Sometimes information-gathering is difficult. On a trip today to the Capitol to visit Judi M. gaiashkibos with the Nebraska Commission on Indian Affairs concerning an upcoming article for NEBRASKAland, I went to the Information desk to ask where Judi’s office was located.
“13th floor,” the nice receptionist said.
I went to the 13th floor, tried to unlock a closet, and returned down on the three-person elevator back to the Information desk.
“Not the 13th,” I said.
“Oh, try the 6th,” she said.
Try, I thought as I went back up. This didn’t sound good. However, I landed at my spot, and talked to Judi and her staff about their Tribal Encounter Kits, which are information boxes about Indian culture that teachers can check out for their students. After a brief talk with her, she introduced me to Lazaro Spindola, the head of Nebraska’s Mexican American Commission, across the hall.
So for the next ten minutes during a very nice conversation, I wondered what the proper term for his ethnicity was. Latino, Mexican, Mexican-American – I was unsure. Across the hall, I was pretty solid that “Indian” was correct, but I was out of my league in Spindola’s office.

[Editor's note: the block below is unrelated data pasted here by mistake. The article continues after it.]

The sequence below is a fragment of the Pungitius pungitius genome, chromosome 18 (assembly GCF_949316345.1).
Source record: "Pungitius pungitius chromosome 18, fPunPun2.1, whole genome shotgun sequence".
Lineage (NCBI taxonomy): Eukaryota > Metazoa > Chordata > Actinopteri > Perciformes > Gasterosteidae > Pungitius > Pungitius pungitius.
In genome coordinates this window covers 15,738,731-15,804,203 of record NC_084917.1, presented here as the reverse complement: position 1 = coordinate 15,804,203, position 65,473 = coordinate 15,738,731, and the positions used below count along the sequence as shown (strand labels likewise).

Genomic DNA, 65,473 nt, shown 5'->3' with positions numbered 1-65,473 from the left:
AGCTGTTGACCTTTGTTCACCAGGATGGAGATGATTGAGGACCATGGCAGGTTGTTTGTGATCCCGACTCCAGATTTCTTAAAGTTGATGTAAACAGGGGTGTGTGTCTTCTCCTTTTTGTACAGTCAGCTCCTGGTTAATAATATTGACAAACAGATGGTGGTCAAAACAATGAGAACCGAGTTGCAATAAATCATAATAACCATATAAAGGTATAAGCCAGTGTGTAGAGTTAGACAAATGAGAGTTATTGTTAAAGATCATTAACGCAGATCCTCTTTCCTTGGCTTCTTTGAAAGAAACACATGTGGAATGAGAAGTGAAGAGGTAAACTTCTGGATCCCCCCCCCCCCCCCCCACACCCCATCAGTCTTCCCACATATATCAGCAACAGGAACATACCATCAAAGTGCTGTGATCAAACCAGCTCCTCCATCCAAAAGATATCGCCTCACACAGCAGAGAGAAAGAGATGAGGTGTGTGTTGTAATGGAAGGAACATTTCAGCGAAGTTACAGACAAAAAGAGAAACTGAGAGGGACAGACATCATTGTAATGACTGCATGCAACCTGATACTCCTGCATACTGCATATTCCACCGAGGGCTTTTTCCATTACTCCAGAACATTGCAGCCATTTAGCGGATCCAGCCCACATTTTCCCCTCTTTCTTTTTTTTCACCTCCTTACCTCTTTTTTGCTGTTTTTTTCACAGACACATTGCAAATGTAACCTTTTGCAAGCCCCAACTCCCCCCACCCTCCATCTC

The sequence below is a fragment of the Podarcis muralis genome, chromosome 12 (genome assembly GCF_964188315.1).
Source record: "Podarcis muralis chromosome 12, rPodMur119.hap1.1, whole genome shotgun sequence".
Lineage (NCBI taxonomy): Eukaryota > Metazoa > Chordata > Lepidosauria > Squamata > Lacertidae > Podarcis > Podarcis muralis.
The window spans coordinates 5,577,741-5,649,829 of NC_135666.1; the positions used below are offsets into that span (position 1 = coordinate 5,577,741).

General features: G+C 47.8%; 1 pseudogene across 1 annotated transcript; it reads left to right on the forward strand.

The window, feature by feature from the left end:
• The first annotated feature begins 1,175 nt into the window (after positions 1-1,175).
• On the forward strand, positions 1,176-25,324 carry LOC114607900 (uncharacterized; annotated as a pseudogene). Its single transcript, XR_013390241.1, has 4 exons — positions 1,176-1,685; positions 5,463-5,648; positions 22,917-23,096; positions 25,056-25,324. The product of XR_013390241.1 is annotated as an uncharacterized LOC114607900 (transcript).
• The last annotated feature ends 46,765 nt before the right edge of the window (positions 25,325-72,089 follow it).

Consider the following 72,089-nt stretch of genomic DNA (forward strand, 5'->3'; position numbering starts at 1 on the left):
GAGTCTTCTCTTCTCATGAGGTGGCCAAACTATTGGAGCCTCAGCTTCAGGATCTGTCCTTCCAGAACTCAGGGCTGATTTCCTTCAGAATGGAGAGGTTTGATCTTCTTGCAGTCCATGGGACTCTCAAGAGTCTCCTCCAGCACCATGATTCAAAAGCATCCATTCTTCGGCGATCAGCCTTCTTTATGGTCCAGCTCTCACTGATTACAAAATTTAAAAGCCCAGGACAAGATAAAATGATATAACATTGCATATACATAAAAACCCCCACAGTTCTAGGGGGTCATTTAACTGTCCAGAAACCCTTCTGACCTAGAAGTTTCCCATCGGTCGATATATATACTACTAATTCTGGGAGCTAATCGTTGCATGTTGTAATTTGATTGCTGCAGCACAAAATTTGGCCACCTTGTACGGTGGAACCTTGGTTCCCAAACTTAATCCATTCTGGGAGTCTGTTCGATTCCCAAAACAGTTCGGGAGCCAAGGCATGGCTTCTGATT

After no obvious mistakes, I said good-bye to Judi as she complimented me on my NEBRASKAland shirt. “We should have one for our Commission that looks just like yours,” she said.
“I’d wear that,” I said, then I wondered as I left why she would want me to wear their shirt. I’m not Indian. But then I thought, why not. Why wouldn’t she want me to? Before I had made it to the elevator’s first stop, I had thought more about it than I should. Then when the doors opened on the 8th floor, at least 20 small children yelled “Surprise!” then sulked as one noted, “You’re not Ms. Nancy.”
“Give him room to get off,” one woman said amongst the crowd of kids.
“I’m not getting off,” I said as the doors closed again. And as I frantically struggled to find the OPEN button on the elevator, the contraption moved me away from the 8th floor as the kids yelled like kids do, and some of the adults probably swore at me for not letting them on the elevator.
As I left the Capitol, never sure until I saw my truck if I was even on the right side of the building, I thought about Curb Your Enthusiasm’s Larry David, and how every single situation he’s in seems to turn into something more difficult than expected.
Then I saw a guy trying to light a cigarette as he rode a unicycle, and I thought that things could be much, much worse.